Our community benefits from being a university town in numerous ways—there is a constant influx of young minds eager to change the world, new restaurants spring up around the universities and colleges and we also benefit from leaders that are brought in to change the ways those schools lead and educate.
Some of these leaders spend years in the region, while others have a shorter window to make an impact. In Lori Campbell’s case, the opportunity to return to her home province of Saskatchewan was too good to turn down. Last month, Campbell left Waterloo to join the University of Regina as the associate vice president, Indigenous Engagement.
“I had not intended on leaving this soon, by any means,” Campbell said by phone from Regina. “You know, it just sometimes works out that way for folks who are working in senior roles in post secondary. Coming back to Regina is also a great honour. Having the Indigenous and university community want me to come back to take on this inaugural role is a huge honor as well.”
Campbell came to the UW in 2018 to serve as the director of the Indigenous Student Centre at St. Paul’s University College. Before coming to Waterloo, Campbell worked at Saskatchewan Polytechnic and taught a few courses at the University of Regina.
“I was looking for that next step in my career where I could advance Indigenization and decolonization work,” Campbell said. “The centre was situated in St. Paul’s University College, and I really liked the smaller sort of family appeal.”
Campbell said the size difference of the Indigenous student community was smaller in Waterloo than in her past schools. Where institutions in Saskatchewan usually have 10 to16 per cent Indigenous students, UW had less than one per cent with only around 200 of 30,000 students declaring themselves Indigenous.
Even with the smaller indigenous community, Campbell said she felt welcomed.
While the Indigenous community was smaller than in Saskatchewan, Campbell said she found greater diversity in other areas that she didn’t see to the same degree in Saskatchewan.
“The indigenous community was just so…supportive and excited to have me as a guest and to help really move forward some of the things and initiatives that the community here wanted,” Campbell said.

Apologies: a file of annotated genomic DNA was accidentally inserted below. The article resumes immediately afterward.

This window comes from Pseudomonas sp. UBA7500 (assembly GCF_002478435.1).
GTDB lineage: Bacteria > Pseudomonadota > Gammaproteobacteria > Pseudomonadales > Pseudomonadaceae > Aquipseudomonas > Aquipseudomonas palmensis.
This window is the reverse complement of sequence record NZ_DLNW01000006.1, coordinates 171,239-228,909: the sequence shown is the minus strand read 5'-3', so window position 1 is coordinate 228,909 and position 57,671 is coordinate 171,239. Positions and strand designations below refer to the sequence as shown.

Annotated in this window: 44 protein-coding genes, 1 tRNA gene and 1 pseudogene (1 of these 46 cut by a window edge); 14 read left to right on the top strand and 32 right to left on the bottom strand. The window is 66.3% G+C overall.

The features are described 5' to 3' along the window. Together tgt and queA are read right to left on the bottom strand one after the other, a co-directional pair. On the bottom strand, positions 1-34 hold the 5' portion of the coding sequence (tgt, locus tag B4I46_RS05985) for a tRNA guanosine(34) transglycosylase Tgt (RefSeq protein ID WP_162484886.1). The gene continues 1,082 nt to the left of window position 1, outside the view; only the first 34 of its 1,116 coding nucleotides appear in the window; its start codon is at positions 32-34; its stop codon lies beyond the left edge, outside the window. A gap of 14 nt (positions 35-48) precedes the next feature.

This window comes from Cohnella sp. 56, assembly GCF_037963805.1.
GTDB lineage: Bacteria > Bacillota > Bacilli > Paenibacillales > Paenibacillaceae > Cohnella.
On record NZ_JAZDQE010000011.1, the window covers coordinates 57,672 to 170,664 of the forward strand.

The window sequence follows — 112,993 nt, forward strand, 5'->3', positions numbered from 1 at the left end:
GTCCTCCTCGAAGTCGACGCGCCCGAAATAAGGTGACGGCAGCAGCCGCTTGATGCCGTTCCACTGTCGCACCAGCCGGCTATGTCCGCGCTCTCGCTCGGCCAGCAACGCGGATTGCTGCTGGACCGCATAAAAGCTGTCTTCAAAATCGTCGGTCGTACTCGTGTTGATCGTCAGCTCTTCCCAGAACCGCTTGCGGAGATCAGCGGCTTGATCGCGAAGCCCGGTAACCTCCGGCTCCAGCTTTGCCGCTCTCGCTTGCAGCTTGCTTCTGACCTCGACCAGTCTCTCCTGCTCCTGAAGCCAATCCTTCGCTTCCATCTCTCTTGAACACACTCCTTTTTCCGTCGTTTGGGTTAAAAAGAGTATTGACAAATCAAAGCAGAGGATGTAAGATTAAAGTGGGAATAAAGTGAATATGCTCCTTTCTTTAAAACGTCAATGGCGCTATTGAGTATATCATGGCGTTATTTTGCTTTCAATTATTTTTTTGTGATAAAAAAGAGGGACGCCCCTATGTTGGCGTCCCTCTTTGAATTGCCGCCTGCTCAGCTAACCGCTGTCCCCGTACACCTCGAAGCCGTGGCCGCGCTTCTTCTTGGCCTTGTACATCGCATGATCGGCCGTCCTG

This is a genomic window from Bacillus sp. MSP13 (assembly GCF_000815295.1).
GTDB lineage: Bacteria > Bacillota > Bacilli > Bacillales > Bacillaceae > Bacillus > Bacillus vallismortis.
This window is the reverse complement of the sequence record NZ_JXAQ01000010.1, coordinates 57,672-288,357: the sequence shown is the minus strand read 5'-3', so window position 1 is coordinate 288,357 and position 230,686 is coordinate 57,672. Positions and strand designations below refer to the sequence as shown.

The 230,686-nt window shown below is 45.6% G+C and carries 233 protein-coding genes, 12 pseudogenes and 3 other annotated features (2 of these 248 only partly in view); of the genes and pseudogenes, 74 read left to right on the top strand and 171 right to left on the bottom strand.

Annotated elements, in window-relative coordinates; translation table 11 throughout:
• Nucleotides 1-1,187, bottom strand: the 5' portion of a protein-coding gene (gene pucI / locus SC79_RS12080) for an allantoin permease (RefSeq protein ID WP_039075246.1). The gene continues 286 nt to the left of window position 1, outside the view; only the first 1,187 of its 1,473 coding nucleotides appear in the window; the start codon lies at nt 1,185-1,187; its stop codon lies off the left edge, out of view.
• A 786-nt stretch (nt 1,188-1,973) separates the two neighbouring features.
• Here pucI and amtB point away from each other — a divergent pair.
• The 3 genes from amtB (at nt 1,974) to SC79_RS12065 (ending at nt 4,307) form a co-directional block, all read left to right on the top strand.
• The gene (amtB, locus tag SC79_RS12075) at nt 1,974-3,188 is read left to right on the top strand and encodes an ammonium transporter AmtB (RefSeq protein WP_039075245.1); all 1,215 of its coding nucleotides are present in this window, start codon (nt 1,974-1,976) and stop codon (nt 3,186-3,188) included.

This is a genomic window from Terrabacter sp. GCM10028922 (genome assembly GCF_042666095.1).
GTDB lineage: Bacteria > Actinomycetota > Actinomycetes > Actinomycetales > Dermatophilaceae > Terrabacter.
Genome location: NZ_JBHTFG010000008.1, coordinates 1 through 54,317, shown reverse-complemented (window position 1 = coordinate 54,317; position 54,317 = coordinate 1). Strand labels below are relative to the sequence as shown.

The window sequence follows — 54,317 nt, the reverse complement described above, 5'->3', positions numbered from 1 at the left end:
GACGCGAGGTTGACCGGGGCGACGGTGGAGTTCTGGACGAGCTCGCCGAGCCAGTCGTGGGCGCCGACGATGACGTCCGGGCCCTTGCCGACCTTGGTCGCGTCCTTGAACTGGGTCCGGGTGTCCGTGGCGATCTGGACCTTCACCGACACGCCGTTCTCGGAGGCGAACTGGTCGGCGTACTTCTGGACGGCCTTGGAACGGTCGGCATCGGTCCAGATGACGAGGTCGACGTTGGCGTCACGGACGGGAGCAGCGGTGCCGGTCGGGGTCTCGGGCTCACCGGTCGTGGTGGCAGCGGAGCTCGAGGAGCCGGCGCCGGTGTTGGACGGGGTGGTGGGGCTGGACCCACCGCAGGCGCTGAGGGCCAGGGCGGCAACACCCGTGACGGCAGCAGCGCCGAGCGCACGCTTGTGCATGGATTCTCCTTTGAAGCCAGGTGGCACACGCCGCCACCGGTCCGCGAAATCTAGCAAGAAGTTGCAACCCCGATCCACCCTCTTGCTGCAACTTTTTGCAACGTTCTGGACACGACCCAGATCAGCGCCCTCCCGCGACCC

“My partner and I just absolutely loved that there’s people in Waterloo from all over…We got to meet so many people who just really want to see change,” she said.
That drive for change is what Campbell said brought her into the broader community. Campbell said she saw the impact of her work across the community. Beyond increasing the profile of the UW Indigenous Students Centre, Campbell was able to connect with other groups across Waterloo Region.
“When I first got [here], I fielded phone calls from all over the region asking me to come talk to everything from a grade two class to Regional Public Health. These things weren’t university related and what that showed me was just how interested and eager people in the community were to have more Indigenous leadership,” Campbell said.
Engaging with the community also brought an unexpected call to action for Campbell – running in a federal election as the NDP candidate for the Waterloo riding in 2019. Campbell’s road to the campaign started with a call from the national NDP leadership team, a call she said was due to her community engagement. She came in third but was able to increase the vote percentage for the NDP from the 2015 election.
“It was a challenging riding, but part of my job was to try and increase the profile of the federal NDP in the region,” Campbell said.
“I love that I just got to go door knocking. I love going around and meeting people and hearing what they are concerned about. I feel really grateful. I’ve had so many amazing experiences out there.”
Campbell said she hopes to see the momentum of change continue with the Region of Waterloo’s Anti-Racism Advisory Working Group and the City of Kitchener’s hiring of Suzanne Charles Watson as the city’s first Director of Equity, Anti-Racism and Indigenous Initiatives.
“I look forward to seeing at the community level where the region will be with those two new offices being set up,” said Campbell.
“Hopefully whoever comes in to replace me will now have a peer group to work alongside to be able to provide and meet [the] needs of what the community members want.”